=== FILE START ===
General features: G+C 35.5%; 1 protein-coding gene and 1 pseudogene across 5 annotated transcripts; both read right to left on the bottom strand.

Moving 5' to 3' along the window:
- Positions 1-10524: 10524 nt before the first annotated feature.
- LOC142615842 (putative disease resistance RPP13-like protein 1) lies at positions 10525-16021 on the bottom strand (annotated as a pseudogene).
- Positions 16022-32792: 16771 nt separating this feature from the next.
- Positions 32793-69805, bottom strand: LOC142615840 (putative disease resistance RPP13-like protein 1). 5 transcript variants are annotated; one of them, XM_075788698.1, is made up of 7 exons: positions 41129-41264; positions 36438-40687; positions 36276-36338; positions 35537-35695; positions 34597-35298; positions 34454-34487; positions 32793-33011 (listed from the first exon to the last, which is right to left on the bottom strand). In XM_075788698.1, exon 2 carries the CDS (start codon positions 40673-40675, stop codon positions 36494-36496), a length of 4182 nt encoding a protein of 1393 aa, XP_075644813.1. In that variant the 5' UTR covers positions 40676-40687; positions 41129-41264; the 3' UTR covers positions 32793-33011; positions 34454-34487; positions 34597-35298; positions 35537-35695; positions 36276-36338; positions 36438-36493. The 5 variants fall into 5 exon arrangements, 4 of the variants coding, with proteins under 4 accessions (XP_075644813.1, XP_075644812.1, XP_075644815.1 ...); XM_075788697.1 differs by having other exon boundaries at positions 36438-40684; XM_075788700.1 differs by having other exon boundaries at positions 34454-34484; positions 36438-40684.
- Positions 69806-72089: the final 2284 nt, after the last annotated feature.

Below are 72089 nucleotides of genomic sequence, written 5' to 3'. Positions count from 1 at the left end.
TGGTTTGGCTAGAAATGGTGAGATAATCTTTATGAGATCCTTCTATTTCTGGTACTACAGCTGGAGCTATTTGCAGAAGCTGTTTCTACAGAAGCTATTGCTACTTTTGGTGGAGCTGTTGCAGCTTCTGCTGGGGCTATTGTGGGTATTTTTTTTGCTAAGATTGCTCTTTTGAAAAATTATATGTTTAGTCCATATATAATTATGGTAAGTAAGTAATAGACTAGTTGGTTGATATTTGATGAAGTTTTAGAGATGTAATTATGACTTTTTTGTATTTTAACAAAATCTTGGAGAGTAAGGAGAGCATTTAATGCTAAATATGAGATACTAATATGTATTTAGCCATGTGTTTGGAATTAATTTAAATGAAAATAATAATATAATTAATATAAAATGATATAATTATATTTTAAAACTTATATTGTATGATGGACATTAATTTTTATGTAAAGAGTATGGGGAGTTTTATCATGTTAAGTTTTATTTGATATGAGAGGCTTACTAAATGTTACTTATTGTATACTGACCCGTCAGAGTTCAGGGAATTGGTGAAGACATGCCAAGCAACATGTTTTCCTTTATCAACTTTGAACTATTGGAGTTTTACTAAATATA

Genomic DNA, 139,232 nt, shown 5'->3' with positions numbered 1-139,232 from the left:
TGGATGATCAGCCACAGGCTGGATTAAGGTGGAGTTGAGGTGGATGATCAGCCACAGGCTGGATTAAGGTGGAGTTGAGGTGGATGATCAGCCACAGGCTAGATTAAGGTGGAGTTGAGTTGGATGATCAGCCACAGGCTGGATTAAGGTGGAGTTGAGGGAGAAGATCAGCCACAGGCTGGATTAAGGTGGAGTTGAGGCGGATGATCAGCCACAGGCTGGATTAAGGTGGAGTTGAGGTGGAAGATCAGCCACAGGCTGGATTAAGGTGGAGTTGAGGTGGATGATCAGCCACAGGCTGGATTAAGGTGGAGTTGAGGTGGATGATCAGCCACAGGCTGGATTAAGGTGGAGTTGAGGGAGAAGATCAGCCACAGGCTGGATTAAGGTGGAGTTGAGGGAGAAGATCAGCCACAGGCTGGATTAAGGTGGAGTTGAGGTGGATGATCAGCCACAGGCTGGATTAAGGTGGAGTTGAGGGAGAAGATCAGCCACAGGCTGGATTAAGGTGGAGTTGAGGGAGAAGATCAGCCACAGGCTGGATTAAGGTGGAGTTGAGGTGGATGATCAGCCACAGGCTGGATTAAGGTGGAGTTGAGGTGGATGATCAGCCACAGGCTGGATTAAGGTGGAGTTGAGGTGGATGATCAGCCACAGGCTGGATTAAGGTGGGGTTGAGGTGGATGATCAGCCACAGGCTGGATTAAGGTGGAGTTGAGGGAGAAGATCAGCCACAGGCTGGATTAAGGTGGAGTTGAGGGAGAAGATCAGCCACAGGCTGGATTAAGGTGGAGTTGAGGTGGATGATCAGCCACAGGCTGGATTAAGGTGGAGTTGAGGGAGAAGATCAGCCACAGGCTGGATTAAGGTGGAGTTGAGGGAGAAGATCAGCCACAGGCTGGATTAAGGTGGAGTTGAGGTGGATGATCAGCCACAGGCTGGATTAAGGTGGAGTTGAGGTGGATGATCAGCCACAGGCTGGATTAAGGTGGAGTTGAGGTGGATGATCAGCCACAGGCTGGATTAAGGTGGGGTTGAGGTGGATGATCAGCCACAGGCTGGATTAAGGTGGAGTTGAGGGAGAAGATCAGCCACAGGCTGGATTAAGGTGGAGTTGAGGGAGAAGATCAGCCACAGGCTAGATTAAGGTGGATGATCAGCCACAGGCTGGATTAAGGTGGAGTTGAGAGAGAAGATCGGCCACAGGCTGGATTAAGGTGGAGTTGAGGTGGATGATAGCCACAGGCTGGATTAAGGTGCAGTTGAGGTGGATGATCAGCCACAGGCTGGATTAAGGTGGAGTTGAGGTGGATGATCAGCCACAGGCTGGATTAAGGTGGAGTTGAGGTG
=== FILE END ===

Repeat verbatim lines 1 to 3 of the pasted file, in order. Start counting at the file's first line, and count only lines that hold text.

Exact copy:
General features: G+C 35.5%; 1 protein-coding gene and 1 pseudogene across 5 annotated transcripts; both read right to left on the bottom strand.

Moving 5' to 3' along the window:
- Positions 1-10524: 10524 nt before the first annotated feature.